It was an “intense day” for the team of engineers who were overseeing the demolition of the Supertech twin towers in Noida but heaved a sigh of relief after everything went according to plan and both the 32-storey Apex and the 29-storey Ceyanne turned to a heap of debris in just nine seconds.
Applauding the efforts of the entire team, Jet Demolition’s Joe Brinkmann said India and Mumbai-based Edifice Engineering have now joined the 100-metre club of countries that have buildings over that height demolished, and that too with residential buildings standing so close, making the project extremely challenging.
“All credit goes to the entire team,” he said.
“Thank you lord” was his first reaction after the plan was executed neatly, he said.
“It was an intense day. Emotions were high. There was a lot of mental and physical effort,” he added.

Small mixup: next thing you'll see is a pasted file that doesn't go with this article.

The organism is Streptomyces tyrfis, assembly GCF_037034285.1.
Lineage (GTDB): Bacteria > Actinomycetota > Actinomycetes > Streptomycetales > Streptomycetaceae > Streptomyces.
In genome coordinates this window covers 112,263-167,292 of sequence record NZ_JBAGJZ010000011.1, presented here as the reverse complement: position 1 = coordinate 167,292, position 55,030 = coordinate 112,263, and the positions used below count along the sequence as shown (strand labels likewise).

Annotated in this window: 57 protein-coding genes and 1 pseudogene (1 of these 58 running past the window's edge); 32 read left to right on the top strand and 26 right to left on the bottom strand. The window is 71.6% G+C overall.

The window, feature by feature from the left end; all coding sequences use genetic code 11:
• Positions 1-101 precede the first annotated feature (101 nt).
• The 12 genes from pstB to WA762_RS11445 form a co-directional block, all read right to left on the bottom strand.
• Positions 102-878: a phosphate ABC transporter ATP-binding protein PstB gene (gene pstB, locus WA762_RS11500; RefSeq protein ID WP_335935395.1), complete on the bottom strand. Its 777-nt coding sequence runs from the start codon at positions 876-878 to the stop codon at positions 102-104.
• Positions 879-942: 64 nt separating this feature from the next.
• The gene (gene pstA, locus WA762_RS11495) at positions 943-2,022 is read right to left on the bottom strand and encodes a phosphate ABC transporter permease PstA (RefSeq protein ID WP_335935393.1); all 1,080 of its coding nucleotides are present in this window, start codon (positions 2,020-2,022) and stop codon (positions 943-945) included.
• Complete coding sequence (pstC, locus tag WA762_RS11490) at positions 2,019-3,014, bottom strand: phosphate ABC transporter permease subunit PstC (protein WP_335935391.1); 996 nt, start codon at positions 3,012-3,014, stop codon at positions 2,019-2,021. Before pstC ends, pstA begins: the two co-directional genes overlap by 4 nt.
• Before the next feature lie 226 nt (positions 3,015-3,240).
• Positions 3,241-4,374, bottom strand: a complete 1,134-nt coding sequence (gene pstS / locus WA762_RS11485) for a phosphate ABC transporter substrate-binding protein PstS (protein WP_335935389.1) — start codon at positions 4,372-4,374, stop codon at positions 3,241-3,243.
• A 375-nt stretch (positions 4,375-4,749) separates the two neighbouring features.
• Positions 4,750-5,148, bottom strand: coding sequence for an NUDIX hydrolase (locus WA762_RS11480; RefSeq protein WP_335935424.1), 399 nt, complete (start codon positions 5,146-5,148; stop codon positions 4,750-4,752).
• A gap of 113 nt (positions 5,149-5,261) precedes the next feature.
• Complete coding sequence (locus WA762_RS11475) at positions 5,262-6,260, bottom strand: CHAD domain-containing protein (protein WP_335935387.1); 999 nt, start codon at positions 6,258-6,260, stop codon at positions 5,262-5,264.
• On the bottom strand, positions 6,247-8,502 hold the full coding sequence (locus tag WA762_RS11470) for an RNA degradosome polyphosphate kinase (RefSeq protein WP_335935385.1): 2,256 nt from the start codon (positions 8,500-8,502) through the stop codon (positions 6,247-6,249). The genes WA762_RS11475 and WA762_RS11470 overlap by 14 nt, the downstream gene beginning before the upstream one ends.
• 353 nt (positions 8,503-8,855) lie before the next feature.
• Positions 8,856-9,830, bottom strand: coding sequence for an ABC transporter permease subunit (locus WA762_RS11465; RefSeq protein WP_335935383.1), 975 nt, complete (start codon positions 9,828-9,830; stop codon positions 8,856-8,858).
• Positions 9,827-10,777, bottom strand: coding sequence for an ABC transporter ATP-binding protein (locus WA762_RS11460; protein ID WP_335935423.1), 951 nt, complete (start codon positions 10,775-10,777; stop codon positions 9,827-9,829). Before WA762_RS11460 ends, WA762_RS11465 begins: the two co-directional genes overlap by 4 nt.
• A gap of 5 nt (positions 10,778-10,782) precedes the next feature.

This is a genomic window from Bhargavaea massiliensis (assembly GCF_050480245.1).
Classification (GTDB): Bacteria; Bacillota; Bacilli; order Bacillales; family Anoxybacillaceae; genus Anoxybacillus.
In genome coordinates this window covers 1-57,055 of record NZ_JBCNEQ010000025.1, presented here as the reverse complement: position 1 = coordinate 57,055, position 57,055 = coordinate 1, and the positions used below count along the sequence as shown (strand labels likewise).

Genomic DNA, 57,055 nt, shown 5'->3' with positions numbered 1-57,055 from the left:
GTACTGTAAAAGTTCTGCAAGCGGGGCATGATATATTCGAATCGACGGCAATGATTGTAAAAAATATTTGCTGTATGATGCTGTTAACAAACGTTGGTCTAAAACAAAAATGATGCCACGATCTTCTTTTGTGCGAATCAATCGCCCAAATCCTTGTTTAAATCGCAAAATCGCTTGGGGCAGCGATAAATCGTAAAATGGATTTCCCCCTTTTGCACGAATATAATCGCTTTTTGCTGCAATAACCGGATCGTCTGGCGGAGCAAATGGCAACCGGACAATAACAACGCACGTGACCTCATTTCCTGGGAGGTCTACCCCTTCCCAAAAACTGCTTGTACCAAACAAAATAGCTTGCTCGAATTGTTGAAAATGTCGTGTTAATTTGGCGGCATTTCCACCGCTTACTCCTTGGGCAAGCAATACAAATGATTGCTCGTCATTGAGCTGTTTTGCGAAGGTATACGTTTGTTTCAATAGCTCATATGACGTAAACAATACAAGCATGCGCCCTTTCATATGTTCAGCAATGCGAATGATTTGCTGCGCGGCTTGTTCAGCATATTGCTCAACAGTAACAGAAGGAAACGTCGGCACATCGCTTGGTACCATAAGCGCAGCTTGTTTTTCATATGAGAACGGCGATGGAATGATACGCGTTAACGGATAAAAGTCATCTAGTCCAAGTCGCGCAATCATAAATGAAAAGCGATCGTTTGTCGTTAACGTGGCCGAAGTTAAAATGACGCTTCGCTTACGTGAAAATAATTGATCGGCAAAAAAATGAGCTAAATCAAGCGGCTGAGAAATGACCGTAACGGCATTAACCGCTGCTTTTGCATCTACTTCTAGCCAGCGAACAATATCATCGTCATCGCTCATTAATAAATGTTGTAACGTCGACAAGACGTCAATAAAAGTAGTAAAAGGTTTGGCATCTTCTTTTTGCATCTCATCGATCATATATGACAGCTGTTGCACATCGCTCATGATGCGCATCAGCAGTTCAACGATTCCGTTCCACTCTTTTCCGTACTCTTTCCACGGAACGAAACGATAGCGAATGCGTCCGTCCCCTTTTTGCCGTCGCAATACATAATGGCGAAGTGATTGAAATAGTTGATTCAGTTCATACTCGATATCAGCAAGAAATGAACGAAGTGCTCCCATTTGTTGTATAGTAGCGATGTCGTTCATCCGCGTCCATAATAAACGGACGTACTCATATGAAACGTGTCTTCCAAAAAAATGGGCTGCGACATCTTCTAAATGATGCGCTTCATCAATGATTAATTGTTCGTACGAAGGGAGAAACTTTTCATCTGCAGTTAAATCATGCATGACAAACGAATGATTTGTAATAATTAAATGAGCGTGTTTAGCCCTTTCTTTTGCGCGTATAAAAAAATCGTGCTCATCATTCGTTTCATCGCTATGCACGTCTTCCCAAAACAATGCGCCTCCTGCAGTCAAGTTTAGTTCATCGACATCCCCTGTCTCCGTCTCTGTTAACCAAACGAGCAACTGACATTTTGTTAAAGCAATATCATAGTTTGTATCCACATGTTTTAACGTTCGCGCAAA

Brinkman said the “waterfall implosion” technique was applied for the demolition of towers as lots of residential buildings were also constructed close to the spot.
Chetan Dutta, who pressed the button to bring down the buildings, said: “The atmosphere was quite calm and every one of us was reassuring each other that everything will go well.” But, he admitted that he had stopped speaking ahead of the blast.
There were 20 monitoring systems, including black boxes, placed by the CBRI, Edifice and IIT Chennai to study various aspects of the demolition. The report will will be used for research purposes besides seeing what can be improved in the next demolition project.
At the press conference, Utkarsh Mehta of Edifice Engineering said “it was not an easy task to demolish the twin towers”.
“Some overseas firms that were called in for the project had conducted a survey. However, we had worked with Jet Demolition in the past too. Hence, the co-ordination was much better,” he said.
“The result shows the hardwork and research that we had put in,” Mehta added.